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Making Games Is More Convenient Than Ever (But Still Hard)

Following an investigation of last entry's roundup of interesting game engines and APIs, I eventually decided to go for broke.
 I've basically narrowed it down to two platforms:
  • C# - (That's C Sharp, not C number sign, but I'm not going to go pecking around for the ASCII code for that.)  Probably using the free Microsoft Visual Studio Enterprise IDE.

    Sure, I said there'd be no "option 3" of programming my own engine, but I have to say that the idea of C# has entranced me.  Like JAVA, it's an interpreted language that does its own garbage collection, but has many unique advantages of its own.

    Where other languages make me think of mechanical linguistics, C# makes me think of a symphony.  C is on the violins.  JAVA is on the violas.  A dozen other interesting language paradigms make up the other instruments in the orchestra.  What a romantic envisioning.

    Souring this romance is the knowledge that C# is very much married to the .NET framework.  If this is an orchestra, then it's Microsoft's orchestra, and don't you forget it.  I don't dislike Microsoft, I think they're a fine company despite the occasional fault, but having a program language belong to an independent entity rubs my inner academic the wrong way.  Yet, you would be hard-pressed to find any popular programming language that was not originally developed at a company.

    Despite being a Microsoft invention, C# is not limited to the Windows platform.  Thanks to things like the Monogame framework, C# is completely cross-platform in ways JAVA is not.  Perhaps unsurprisingly, one of C#'s first platforms was the XBox using the Microsoft XNA API (which is perpetually rumored to have ceased all development tomorrow).
  • Unity

    When it comes to having a graphical IDE-driven game development platform, Unity is doing ridiculously well for itself.  There are a lot of graphical game development IDEs out there, but Unity would seem to have the greatest overall combination of power, accessibility, cost, and cross-platform capability (they don't call it "Unity" for nothing).

    I have a lot to learn.  GameMaker was drop dead simple for me to use.  Unity is more on the level of learning how to get good at a professional-grade Adobe application, recursively so, because chances are you will be using several such applications to generate content for Unity.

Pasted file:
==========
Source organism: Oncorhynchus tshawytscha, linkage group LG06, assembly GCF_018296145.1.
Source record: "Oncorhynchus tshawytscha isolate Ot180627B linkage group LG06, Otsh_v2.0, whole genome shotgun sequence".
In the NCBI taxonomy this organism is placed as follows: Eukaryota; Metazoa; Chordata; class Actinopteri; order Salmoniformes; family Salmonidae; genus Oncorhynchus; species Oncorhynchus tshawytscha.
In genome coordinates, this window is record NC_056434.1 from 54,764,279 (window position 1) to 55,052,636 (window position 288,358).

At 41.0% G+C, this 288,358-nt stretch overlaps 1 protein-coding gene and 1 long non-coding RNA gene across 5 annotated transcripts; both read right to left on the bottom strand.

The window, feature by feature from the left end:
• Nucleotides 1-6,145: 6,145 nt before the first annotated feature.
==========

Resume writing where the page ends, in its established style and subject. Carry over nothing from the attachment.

An honorable mention goes to NetGore, which actually allows you to create your own tilemap-based MMORPG, so if that's really what I wanted to do, I still could.  I don't know how NetGore stacks up to  BYOND, exactly - is it still limited to 65535 of certain kinds of instantiated things?  But I believe it does not require registering an account to login to it.  Personally, I passed on NetGore because it required installing a MySQL server to run, and I'm paranoid about running additional hosting services on my home computer that I'm not actively using.  That might change later because, after all, it's developed in C#, a language I've recently taken a fancy to.
MonoGame is perhaps the foremost API for C# game programmers.
(Though I question the wisdom of promoting "getting Mono.")

Damn, do we spoiled 21st century game developers have it easier than our forebears.   Could I have actually fathomed I would feel up to the task of being able to use engines capable of fantastic 3D visuals?  Engines like Unity make it as easy as using Adobe Flash.  Thanks to that, garage hobbyists can now bang together games that would formerly require teams of around a hundred people.

I'm just doing game development for a hobby, and I have this much power at my fingertips?!  Maybe I aught to wait another 20 years for when software is developed to directly read my game concept from my brain.

Cognitive dissonance, thou art I.

If I'm going to play with nifty software like this, clearly I have a lot to learn.  But where to start, C# or Unity?  (Bear in mind that, due to my dabbling with BYOND in the past, I'm not a rank novice when it comes to programming C derivatives in an interpreted, event-driven environment, so no need to worry about me agonizing over typecasts or relying on goto statements.)

Part of me thinks I should start with an existing C# roguelike, and tinker.   Something like Amaranth might be a good start here.  Of course, given my dabbling with tilemaps in BYOND, even writing my own A* routine, do I really need to worry about a roguelike framework?  Probably not, but this would at least save me the effort of recoding the basics   Tinkering with existing games is not setting the bar unreasonably high; that's where all the Angband variants came from.